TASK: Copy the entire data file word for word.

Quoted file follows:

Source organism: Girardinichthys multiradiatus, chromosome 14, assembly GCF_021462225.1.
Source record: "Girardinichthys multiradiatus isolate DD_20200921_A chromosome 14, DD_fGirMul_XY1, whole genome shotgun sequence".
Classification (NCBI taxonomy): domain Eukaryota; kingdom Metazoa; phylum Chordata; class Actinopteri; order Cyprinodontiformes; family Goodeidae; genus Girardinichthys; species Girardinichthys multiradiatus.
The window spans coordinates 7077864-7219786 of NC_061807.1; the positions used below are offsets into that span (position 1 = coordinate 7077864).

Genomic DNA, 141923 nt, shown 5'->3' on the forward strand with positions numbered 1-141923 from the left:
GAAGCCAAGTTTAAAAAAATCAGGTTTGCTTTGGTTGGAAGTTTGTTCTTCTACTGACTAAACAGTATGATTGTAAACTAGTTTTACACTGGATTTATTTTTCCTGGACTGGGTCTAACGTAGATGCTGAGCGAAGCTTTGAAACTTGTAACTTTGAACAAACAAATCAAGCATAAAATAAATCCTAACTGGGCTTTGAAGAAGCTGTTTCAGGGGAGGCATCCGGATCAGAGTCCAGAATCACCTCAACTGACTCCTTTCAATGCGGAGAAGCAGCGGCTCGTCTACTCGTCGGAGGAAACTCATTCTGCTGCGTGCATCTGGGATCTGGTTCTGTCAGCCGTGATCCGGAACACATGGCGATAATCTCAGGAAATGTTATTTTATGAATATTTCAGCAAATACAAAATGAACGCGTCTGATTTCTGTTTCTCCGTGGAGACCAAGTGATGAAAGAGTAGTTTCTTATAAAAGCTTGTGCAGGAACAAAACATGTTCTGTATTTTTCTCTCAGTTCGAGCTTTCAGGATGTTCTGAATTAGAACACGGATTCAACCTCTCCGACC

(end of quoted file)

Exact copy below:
Source organism: Girardinichthys multiradiatus, chromosome 14, assembly GCF_021462225.1.
Source record: "Girardinichthys multiradiatus isolate DD_20200921_A chromosome 14, DD_fGirMul_XY1, whole genome shotgun sequence".
Classification (NCBI taxonomy): domain Eukaryota; kingdom Metazoa; phylum Chordata; class Actinopteri; order Cyprinodontiformes; family Goodeidae; genus Girardinichthys; species Girardinichthys multiradiatus.
The window spans coordinates 7077864-7219786 of NC_061807.1; the positions used below are offsets into that span (position 1 = coordinate 7077864).

Genomic DNA, 141923 nt, shown 5'->3' on the forward strand with positions numbered 1-141923 from the left:
GAAGCCAAGTTTAAAAAAATCAGGTTTGCTTTGGTTGGAAGTTTGTTCTTCTACTGACTAAACAGTATGATTGTAAACTAGTTTTACACTGGATTTATTTTTCCTGGACTGGGTCTAACGTAGATGCTGAGCGAAGCTTTGAAACTTGTAACTTTGAACAAACAAATCAAGCATAAAATAAATCCTAACTGGGCTTTGAAGAAGCTGTTTCAGGGGAGGCATCCGGATCAGAGTCCAGAATCACCTCAACTGACTCCTTTCAATGCGGAGAAGCAGCGGCTCGTCTACTCGTCGGAGGAAACTCATTCTGCTGCGTGCATCTGGGATCTGGTTCTGTCAGCCGTGATCCGGAACACATGGCGATAATCTCAGGAAATGTTATTTTATGAATATTTCAGCAAATACAAAATGAACGCGTCTGATTTCTGTTTCTCCGTGGAGACCAAGTGATGAAAGAGTAGTTTCTTATAAAAGCTTGTGCAGGAACAAAACATGTTCTGTATTTTTCTCTCAGTTCGAGCTTTCAGGATGTTCTGAATTAGAACACGGATTCAACCTCTCCGACC